As iconic British Residency building in Hyderabad is restored, a look back at its monumental history
An architectural marvel designed by Lieutenant Samuel Russell of the Madras Engineers, the British Residency was reduced to a state which was a fry cry from its grandiose past, where it symbolised the supremacy, power and wealth of the British Empire
A stone’s throw away from the perennially crowded Koti Bus stop and inside the zealously guarded premises of Women’s College, an opulent mansion that housed the erstwhile British Residents, built around 1805, was slowly falling apart. While Hyderabad is dotted with mansions and deodis, the former British Residency is considered to be one among the two crown jewels of the city as far as buildings go (the other being the Falaknuma Palace).
An architectural marvel designed by Lieutenant Samuel Russell of the Madras Engineers, it was reduced to a state which was a fry cry from its grandiose past where it symbolised the supremacy, power and wealth of the British Empire. The story of how a glorious landmark was left to decay and is now being restored to its original glory is a plot straight out a potboiler with all the requisite twists and turns.
Few buildings inspired such awe in its visitors, as the Residency did at the zenith of its fame — with its neo classical architecture style, chandeliers believed to be procured from King William IVth’s palace, the massive scale, initially spread over 60 acres (now reduced to 42 acres) and munificent gardens which served as a setting for many a soiree organised by the memsahibs of the house.
A vast villa, closely resembling the White House in Washington, it lay in a garden just over the River Musi from the old city. Surrounded by ancient trees, it attracts attention at the first glance with an imposing edifice which boast of massive Corinthian pillars 40 feet in height. Sprawled at either end are two lions overlooking 21 marble stairs.
As a former British Residency, the building had its own magic with galleried halls and drawing rooms, a Durbar Hall of astounding proportions, painted ceilings, parquet floors of inlaid wood, flanked by giant mirrors. It boasted of dungeons in the basement and oval ball rooms signifying the luxury and opulence the British Residents in India were accustomed to.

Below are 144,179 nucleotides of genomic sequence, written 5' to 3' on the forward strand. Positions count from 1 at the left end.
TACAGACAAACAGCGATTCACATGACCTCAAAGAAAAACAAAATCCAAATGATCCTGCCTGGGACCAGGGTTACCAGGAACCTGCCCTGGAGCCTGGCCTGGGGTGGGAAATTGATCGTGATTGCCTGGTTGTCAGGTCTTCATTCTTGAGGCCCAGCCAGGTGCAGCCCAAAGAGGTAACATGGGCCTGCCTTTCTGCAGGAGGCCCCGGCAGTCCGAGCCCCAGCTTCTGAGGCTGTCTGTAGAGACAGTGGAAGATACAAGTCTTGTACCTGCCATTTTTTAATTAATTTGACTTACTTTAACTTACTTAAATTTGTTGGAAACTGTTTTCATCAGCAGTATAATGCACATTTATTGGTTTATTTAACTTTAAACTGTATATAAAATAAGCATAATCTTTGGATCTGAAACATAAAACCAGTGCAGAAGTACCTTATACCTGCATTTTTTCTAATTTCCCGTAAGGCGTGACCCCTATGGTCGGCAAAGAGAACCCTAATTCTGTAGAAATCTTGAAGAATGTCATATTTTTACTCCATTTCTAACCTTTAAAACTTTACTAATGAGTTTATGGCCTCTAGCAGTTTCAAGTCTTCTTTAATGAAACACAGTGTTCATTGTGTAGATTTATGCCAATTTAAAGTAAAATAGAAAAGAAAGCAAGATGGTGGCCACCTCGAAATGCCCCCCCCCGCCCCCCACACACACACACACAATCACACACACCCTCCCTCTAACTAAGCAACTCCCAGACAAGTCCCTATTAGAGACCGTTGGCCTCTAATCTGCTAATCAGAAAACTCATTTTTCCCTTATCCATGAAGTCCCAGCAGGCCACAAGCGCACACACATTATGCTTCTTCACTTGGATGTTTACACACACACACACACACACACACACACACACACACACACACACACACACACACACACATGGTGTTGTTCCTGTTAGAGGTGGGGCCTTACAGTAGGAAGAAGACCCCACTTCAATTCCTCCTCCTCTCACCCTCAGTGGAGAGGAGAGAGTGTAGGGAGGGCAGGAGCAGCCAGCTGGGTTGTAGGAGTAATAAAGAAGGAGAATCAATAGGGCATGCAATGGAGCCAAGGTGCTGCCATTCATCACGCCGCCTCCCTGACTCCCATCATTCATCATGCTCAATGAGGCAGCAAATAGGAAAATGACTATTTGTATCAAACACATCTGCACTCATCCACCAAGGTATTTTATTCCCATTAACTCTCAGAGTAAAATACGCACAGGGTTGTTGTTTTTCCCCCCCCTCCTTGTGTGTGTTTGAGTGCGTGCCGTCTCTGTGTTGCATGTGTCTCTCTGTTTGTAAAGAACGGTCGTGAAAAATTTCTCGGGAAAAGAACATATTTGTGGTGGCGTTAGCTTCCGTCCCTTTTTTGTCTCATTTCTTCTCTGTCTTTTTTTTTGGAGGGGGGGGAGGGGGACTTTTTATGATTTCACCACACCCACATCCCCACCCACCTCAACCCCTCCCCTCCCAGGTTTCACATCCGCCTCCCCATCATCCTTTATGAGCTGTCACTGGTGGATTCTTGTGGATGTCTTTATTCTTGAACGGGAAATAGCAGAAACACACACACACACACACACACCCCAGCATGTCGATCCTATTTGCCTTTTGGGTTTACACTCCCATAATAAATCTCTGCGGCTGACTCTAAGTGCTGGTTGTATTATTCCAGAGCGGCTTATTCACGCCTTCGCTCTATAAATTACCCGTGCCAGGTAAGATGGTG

At the heart of the building is a doomed love story, which adds to the lore and legend surrounding it. The complex was built by Col James Achilles Kirkpatrick, the British Resident at the court of Hyderabad between 1797 and 1805. Kirkpatrick had fallen in love with a Hyderabadi noblewoman Khair un Nissa and not only converted to Islam to marry her but also turned into a desi sahib who wore Indian clothes and wrote Urdu poetry. The couple braved opposition from both the British regiment and the city’s aristocratic set to their wedding but the victory was Pyrrhic owing to their early deaths. While the story was relegated to the foot notes of history for nearly two centuries, the house Kirkpatrick built for his begum became the official home for the British Residents in Hyderabad ever since.
When the British left Hyderabad in 1949, the Koti residency was converted into Women’s college, established in 1924. It is interesting to note that till the handover, the premises were maintained by the Nizam’s government. Between 1949 and 1952, the Residency buildings were modified and modernised for the use of the Women’s College.